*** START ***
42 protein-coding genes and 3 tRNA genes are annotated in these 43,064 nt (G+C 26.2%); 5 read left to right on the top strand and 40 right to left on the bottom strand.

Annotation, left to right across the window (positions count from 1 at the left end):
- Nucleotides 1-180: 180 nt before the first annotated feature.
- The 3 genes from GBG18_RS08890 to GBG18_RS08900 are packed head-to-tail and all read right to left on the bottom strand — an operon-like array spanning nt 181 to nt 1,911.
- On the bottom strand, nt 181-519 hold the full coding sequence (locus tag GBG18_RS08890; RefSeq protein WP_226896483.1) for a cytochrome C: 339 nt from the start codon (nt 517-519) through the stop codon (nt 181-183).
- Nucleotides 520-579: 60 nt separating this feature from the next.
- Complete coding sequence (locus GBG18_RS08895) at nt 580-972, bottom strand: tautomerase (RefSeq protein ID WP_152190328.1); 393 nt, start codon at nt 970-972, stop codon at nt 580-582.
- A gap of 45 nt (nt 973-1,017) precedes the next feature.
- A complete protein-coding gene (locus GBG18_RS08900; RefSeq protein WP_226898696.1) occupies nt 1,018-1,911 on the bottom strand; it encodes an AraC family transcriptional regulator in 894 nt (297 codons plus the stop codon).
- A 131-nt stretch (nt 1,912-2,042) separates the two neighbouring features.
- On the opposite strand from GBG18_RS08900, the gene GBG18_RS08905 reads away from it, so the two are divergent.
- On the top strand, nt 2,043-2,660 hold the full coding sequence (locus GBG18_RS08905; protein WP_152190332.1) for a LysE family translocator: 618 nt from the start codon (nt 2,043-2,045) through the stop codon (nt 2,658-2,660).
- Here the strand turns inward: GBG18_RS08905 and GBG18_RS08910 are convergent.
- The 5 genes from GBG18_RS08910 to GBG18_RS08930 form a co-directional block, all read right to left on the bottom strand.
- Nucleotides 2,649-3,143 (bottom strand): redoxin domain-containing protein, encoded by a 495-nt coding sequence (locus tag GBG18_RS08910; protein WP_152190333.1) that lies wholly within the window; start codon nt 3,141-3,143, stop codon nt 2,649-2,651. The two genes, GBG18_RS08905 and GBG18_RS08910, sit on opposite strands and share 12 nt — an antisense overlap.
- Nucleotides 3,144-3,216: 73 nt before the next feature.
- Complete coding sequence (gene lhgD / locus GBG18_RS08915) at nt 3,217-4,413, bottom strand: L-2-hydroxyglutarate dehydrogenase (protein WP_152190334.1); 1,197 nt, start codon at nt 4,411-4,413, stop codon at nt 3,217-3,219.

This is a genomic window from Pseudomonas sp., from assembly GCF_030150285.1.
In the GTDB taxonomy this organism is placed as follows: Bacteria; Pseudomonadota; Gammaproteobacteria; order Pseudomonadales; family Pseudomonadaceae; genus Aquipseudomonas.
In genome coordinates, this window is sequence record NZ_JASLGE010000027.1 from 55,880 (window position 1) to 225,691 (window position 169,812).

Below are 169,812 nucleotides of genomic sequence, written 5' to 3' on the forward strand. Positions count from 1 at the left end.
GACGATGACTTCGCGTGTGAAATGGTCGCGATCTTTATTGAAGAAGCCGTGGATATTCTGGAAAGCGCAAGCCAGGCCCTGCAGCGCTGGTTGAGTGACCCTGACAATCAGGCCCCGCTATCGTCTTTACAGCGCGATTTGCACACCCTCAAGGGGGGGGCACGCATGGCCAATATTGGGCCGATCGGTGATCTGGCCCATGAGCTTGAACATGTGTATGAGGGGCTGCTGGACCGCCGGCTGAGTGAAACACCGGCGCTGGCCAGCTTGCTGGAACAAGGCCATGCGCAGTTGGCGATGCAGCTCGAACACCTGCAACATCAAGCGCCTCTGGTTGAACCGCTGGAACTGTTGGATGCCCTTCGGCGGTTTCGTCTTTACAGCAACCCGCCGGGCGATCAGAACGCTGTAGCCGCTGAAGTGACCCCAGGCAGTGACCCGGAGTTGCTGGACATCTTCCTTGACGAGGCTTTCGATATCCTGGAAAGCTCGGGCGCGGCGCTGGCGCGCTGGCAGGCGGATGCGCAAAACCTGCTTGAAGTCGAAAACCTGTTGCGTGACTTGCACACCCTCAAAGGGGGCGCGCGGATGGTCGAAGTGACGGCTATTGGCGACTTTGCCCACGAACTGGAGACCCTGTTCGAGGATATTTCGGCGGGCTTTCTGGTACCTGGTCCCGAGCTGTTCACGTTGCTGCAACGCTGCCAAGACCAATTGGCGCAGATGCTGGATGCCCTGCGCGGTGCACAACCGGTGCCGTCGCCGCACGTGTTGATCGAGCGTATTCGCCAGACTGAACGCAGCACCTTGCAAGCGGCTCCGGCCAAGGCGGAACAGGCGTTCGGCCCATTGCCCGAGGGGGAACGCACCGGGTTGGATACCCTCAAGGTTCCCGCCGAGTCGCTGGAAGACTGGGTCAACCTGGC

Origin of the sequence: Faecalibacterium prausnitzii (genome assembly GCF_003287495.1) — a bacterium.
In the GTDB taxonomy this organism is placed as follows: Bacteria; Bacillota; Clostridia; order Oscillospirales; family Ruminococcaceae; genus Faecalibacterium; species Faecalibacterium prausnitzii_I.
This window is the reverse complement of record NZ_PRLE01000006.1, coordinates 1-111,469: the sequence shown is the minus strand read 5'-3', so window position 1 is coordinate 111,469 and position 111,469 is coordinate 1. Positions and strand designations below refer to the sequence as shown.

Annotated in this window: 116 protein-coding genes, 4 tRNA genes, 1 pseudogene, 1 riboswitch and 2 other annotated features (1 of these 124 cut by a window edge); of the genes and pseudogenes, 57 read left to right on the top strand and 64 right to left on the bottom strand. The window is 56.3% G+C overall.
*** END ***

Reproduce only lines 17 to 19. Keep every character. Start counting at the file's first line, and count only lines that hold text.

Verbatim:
- Complete coding sequence (gene lhgD / locus GBG18_RS08915) at nt 3,217-4,413, bottom strand: L-2-hydroxyglutarate dehydrogenase (protein WP_152190334.1); 1,197 nt, start codon at nt 4,411-4,413, stop codon at nt 3,217-3,219.

This is a genomic window from Pseudomonas sp., from assembly GCF_030150285.1.
In the GTDB taxonomy this organism is placed as follows: Bacteria; Pseudomonadota; Gammaproteobacteria; order Pseudomonadales; family Pseudomonadaceae; genus Aquipseudomonas.